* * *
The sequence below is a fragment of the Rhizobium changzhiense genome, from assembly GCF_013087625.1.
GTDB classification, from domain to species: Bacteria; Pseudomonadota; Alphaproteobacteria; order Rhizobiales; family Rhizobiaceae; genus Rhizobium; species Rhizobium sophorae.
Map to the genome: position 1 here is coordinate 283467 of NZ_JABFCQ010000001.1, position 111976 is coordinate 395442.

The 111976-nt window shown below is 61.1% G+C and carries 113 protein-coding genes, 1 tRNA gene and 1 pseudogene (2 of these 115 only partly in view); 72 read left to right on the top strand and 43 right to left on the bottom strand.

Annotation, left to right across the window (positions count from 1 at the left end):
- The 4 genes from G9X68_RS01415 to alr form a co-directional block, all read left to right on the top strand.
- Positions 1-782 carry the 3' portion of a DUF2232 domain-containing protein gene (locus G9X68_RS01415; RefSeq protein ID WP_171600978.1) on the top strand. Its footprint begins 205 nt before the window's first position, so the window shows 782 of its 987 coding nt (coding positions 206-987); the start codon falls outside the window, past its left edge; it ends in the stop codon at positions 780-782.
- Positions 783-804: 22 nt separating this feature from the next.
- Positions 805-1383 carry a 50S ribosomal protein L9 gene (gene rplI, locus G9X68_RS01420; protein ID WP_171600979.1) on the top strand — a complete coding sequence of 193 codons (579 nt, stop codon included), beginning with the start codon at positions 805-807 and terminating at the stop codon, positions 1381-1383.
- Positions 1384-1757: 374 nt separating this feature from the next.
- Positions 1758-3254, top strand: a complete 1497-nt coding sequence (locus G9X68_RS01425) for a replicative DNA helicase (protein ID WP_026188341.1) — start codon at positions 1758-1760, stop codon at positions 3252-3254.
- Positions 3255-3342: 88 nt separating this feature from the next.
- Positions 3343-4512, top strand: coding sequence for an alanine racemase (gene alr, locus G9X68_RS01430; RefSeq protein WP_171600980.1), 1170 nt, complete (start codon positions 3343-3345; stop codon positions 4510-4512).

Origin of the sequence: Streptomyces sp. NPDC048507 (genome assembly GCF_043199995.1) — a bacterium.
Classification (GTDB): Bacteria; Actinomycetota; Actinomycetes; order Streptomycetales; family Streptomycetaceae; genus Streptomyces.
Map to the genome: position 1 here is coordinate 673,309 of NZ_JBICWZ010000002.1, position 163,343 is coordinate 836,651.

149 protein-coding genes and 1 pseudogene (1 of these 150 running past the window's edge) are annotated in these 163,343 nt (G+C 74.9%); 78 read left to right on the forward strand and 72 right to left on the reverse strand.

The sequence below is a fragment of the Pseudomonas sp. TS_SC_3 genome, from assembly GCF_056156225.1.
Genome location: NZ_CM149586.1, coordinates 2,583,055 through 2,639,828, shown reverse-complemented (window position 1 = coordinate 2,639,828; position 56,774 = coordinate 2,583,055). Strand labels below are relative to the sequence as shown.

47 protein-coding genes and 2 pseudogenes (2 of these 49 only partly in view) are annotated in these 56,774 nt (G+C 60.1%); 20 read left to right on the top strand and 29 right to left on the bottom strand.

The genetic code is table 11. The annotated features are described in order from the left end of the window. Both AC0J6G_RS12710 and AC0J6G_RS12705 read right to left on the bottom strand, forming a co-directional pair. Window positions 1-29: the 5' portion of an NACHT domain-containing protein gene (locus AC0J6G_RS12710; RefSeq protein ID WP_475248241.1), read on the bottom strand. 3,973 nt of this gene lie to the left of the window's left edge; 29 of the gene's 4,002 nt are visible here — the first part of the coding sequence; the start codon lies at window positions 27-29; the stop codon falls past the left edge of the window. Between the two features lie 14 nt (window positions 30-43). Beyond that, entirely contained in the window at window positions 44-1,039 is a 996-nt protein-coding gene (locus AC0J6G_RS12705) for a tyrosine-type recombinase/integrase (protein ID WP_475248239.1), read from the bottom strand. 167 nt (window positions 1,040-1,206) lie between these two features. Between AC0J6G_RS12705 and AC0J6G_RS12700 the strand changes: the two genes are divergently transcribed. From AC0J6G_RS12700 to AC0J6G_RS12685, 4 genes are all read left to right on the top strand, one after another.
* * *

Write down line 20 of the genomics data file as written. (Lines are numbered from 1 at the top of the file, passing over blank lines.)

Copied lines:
47 protein-coding genes and 2 pseudogenes (2 of these 49 only partly in view) are annotated in these 56,774 nt (G+C 60.1%); 20 read left to right on the top strand and 29 right to left on the bottom strand.